At first, the man’s speech did not make any sense to Aiden.  He spoke with a strong German accent, and Aiden had to listen carefully to catch what the man was saying.  Finally, it dawned on Aiden. The man was preaching!  Preaching, right out on the street corner!  ‘Doesn’t this man have a church to preach in?’ Aiden thought to himself. ‘And it isn’t even Sunday! Why is he so excited?’ But as Aiden listened, the words of the elderly street preacher began to find their mark in his young heart.

The preacher startled Aiden. “If you don’t know how to be saved, just call on God, saying, ‘God, be merciful to me, a sinner,’ and God will hear you.”

Those words burned in Aiden’s heart. He could not get the voice of the preacher out of his mind.  As he slowly walked home, he thought over what the man had said.  Never before had he heard words like those.  They troubled him.  They awakened within him a gnawing hunger for God.

Saved. If you don’t know how to be saved…just call on God…’God, be merciful to me, a sinner.’

When Aiden arrived home, he went straight to the attic, where he could be alone to think this out for himself and to wrestle with God.  No one knows all that transpired in the Tozer attic that afternoon in 1915. But Aiden Wilson Tozer emerged a new creation in Christ Jesus.  His pursuit of God had begun.

Aiden’s conversion to Christ was a transforming experience in every way.  Inclined to be cynical, he thought nothing of turning to agnostics or even to atheists for counsel.  Suddenly, his entire life as radically and wonderfully redirected.  A whole new world had opened up to this youth with unbounded intellectual curiosity.  It was a world that would take him a lifetime and more to explore fully.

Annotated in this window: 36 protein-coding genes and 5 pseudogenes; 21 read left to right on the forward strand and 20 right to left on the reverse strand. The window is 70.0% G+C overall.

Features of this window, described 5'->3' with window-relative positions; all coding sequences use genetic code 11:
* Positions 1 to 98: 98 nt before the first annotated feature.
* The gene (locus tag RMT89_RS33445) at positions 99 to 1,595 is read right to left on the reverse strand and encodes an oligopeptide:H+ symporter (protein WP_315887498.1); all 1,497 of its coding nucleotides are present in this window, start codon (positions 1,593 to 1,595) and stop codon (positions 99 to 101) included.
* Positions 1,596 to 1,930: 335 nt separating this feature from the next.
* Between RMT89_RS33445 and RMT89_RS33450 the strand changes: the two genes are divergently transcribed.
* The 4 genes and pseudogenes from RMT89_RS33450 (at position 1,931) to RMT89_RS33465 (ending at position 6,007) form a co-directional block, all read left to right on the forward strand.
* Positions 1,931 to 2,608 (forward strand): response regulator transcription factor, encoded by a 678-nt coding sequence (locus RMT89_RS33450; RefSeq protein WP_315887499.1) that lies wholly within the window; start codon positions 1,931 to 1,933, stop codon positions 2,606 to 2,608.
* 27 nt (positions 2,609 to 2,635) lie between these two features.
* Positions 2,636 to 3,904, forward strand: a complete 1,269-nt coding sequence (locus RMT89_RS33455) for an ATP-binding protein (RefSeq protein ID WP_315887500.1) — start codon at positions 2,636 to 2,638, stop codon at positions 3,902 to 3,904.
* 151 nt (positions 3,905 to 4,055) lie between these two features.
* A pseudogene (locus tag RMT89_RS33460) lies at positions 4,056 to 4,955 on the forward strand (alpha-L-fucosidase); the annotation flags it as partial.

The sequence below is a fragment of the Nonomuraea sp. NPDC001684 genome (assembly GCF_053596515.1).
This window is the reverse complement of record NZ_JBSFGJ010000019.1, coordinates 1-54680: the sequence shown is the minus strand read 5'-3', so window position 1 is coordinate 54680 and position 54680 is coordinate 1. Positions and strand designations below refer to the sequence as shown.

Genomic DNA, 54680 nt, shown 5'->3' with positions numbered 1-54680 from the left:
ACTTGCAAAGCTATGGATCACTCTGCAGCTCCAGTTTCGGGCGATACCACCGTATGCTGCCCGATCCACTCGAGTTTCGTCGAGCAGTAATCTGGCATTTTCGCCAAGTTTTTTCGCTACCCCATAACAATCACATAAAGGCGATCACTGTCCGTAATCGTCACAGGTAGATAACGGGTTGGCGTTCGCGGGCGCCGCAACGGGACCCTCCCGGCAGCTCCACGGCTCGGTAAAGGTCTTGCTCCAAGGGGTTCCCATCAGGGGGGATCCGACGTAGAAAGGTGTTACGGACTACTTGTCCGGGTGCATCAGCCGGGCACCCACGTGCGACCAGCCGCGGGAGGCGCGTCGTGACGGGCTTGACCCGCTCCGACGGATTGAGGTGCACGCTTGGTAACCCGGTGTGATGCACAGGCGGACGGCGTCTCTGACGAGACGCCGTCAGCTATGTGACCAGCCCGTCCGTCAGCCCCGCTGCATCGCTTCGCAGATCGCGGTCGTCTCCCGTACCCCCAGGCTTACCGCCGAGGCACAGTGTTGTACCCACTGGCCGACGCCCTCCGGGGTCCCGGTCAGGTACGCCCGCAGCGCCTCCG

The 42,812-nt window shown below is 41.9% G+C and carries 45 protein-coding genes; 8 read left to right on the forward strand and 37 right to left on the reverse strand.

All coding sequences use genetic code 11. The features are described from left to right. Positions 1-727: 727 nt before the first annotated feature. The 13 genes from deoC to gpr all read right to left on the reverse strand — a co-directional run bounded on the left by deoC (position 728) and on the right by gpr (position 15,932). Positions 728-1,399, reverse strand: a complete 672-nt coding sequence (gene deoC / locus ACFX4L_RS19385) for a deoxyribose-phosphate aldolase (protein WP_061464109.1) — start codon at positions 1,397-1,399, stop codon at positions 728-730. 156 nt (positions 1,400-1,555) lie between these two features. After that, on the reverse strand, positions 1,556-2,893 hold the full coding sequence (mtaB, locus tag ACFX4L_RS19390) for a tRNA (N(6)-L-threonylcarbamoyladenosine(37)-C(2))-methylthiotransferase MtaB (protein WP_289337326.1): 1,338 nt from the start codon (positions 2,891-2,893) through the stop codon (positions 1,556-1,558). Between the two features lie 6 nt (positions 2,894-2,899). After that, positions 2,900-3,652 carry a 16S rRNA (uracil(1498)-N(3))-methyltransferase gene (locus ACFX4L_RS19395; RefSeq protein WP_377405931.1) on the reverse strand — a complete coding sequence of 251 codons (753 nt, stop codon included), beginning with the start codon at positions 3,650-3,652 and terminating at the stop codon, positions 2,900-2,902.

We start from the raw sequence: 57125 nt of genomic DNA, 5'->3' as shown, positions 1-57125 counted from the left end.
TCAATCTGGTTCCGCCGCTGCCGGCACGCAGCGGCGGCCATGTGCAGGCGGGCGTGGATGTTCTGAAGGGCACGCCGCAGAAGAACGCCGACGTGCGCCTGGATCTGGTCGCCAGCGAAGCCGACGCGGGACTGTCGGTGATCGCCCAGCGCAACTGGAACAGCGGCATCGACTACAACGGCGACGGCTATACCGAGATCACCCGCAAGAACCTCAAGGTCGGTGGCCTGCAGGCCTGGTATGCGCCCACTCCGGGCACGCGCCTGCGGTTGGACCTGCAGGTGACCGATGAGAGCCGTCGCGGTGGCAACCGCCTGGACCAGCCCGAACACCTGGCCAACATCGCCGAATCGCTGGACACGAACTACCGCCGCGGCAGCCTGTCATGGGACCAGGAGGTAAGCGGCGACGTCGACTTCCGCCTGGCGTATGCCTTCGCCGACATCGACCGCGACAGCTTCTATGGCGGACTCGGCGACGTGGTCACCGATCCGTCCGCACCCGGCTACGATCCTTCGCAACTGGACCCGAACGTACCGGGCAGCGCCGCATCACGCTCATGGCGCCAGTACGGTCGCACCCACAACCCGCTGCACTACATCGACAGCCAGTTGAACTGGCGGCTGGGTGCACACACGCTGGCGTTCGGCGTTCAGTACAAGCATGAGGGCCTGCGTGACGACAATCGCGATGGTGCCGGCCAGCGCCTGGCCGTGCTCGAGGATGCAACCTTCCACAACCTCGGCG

In later years he would say of himself that as a young man he was so ignorant it was a wonder the top of his head did not cave in from sheer emptiness.  From the moment of his conversion, however, Aiden had an insatiable thirst for knowledge and a ravenous hunger for God.

The Tozer household was crowded with eight family members plus boarders. Aiden had to find the time and place to get alone with God, time for prayer and Bible reading and study.  In the basement there was a small unused space behind the furnace. Aiden claimed it, cleaned it and made it comfortable.  It was a refuge where he could get away from everything and everyone and literally spend hours in prayer, study and meditation.

Long years later Essie remembered how at first, when she would go down the cellar stairs for canned goods, she could hear frightful groaning coming from behind the furnace.  Soon she came to recognize the sound as that of her younger brother wrestling with God in prayer.  For Aiden, it became a lifetime habit. Nothing would take the place of knowing God firsthand.

Excerpted from, “In Pursuit of God, The Life of A.W. Tozer”, by James L. Snyder, pp 35-38, Christian Publications: Camp Hill, PA, 1991 (with permission)

Mission Trips – More Than a Religous Vacation

“Wouldn’t it be better to give all that money to a missionary instead of taking a mission trip?”

This quote, in a nutshell, sums up a lot of the logic regarding arguments against mission trips.  To be honest it’s hard to argue with.  After all, wouldn’t a missionary be better off getting the $20, $30, or even up to $50 thousand that some mission trips cost?  Wouldn’t it be better to send them the money so they could use it as they see fit?

Some of the other criticisms of mission trips include:

·         Motive – This concerns the motives of the participants.  Are they really going to help the missionary or are they looking for a vacation – albeit one with a holy purpose.

·         Effectiveness – Do mission trips really help with spreading the gospel?  Couldn’t the missionary be more effective by having the money and directing to one of his or her strategic programs?

·         Length – Does a 10-day excursion to a foreign mission do much to help anybody? The missionary, the participant, or even the people being served? Wouldn’t it be better to send people on a 2 to 5 year stint?

·         Sightseeing – Should any part of the mission trip be used in a tourism sense?

·         Education – If part of a trip’s purpose is to educate the participants about missions wouldn’t it be more effective to do this education in the local church setting instead of going overseas?

A recent Wall Street article covers these criticisms plus more (see it at http://online.wsj.com/article/SB122359398873721053.html.